Cancer is diagnosed currently in more than 1 million Americans every year and cancer pain is experienced by patients in all stages of the disease. Even though research indicates that optimal pharmacologic management alone can provide adequate relief for 70% to 90% of these patients, and additional relief can be obtained from nonpharmacologic interventions, the problem of pain continues to exist. This article focuses on the contributions of nurse scientists to the study of cancer pain during the last 5 years. Selected contributions of nursing research designs and methods to the understanding of pain caused by cancer and cancer treatment modalities are reviewed. Limitations of present methodologic approaches to the study of cancer pain and gaps in nursing knowledge are examined. Recommendations for future nursing research designs and methods used to study nursing management of cancer pain and the implications of projected future treatment modalities also are discussed.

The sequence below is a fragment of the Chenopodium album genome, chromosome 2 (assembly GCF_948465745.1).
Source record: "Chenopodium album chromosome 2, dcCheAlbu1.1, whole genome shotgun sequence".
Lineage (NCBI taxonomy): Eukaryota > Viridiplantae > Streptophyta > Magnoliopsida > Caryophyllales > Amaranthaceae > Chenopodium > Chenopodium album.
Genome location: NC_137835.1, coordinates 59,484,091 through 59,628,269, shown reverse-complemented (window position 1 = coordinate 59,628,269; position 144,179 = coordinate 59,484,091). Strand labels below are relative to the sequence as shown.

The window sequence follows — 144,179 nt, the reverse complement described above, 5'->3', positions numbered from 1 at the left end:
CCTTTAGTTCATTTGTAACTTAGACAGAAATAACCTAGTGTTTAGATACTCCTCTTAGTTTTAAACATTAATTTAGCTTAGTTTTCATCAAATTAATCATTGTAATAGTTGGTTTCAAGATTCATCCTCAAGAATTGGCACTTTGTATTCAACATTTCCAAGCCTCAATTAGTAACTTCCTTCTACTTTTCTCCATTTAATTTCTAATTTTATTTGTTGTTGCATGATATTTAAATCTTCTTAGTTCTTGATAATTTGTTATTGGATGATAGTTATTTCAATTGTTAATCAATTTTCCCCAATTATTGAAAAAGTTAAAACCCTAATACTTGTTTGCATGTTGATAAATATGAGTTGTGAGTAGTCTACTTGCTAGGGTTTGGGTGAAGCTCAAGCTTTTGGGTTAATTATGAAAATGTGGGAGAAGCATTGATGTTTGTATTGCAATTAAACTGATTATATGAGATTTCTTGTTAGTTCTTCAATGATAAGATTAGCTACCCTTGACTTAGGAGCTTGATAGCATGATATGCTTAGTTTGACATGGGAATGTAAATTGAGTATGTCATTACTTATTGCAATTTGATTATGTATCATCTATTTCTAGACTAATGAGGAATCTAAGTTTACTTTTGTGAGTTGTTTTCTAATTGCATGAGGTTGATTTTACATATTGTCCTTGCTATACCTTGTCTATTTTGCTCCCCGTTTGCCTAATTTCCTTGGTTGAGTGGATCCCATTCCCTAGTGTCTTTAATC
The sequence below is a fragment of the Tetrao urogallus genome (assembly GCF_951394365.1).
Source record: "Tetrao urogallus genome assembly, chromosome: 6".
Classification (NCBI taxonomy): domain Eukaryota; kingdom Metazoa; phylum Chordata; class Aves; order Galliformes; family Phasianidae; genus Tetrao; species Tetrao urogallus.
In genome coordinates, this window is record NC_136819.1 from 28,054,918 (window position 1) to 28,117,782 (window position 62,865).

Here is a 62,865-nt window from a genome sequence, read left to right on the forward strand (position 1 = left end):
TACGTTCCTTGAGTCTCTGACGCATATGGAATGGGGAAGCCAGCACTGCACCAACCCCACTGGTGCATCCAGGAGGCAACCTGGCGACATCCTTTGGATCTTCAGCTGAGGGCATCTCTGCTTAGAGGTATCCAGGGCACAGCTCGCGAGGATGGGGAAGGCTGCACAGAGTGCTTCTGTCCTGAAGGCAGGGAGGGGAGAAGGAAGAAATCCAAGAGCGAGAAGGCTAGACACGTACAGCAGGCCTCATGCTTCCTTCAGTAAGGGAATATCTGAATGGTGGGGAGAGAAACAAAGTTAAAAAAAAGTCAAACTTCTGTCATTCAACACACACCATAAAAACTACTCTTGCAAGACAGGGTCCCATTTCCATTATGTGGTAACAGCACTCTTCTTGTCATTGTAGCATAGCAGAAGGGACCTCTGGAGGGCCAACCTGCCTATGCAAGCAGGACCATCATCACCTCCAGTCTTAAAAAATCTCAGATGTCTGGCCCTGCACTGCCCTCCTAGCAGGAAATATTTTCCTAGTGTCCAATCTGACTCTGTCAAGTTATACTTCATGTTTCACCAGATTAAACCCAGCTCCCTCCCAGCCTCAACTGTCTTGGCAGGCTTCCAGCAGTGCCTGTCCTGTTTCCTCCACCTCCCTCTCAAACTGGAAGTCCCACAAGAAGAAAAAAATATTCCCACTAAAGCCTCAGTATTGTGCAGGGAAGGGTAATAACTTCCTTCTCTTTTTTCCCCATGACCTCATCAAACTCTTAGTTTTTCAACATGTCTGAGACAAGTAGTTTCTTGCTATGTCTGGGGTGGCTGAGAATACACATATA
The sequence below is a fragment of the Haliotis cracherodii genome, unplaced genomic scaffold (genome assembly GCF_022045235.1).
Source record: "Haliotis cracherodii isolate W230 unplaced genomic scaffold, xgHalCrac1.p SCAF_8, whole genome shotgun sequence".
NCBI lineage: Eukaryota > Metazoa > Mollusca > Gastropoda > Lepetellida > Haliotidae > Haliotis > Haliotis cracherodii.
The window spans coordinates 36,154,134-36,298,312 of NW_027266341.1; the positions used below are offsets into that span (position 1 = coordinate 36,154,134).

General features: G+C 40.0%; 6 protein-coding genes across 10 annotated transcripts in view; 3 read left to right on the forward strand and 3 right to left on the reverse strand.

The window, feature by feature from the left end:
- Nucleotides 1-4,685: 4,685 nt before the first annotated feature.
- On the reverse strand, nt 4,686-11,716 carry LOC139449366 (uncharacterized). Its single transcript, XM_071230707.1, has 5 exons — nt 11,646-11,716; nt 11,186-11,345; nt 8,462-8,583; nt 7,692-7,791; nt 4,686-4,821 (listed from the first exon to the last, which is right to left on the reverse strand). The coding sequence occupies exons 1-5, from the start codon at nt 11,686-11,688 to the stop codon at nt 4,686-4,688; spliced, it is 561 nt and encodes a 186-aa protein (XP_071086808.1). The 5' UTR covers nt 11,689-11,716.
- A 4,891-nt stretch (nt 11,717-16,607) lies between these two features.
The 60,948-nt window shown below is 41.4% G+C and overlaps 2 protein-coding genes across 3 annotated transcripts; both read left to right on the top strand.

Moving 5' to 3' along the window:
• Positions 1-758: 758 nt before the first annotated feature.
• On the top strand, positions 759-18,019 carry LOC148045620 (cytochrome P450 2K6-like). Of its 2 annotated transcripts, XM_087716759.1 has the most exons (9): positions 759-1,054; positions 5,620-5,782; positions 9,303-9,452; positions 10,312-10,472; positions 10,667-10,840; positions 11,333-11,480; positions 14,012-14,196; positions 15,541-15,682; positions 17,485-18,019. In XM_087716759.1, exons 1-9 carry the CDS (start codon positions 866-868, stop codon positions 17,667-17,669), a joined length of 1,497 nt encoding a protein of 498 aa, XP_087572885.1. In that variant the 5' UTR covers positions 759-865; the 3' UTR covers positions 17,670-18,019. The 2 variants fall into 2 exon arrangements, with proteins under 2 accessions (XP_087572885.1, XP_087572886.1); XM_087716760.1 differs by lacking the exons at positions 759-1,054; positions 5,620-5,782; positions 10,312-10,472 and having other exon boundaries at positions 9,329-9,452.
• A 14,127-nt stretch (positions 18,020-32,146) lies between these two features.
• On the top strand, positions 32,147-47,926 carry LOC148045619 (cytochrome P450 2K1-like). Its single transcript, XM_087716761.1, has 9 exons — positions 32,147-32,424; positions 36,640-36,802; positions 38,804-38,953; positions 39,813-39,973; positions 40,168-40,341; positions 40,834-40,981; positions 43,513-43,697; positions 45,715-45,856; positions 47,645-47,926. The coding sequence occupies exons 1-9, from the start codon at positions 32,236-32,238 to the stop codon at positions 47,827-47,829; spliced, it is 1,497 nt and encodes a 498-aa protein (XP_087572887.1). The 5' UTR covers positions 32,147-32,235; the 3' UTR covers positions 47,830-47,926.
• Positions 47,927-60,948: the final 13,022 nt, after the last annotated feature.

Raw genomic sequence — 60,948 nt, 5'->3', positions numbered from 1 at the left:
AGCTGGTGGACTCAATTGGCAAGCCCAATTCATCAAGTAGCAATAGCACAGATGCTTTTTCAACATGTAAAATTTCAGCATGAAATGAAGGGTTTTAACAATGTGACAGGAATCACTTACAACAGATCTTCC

|Original language||English (US)|
|Number of pages||11|
|Journal||The Nursing clinics of North America|
|State||Published - Dec 1995|
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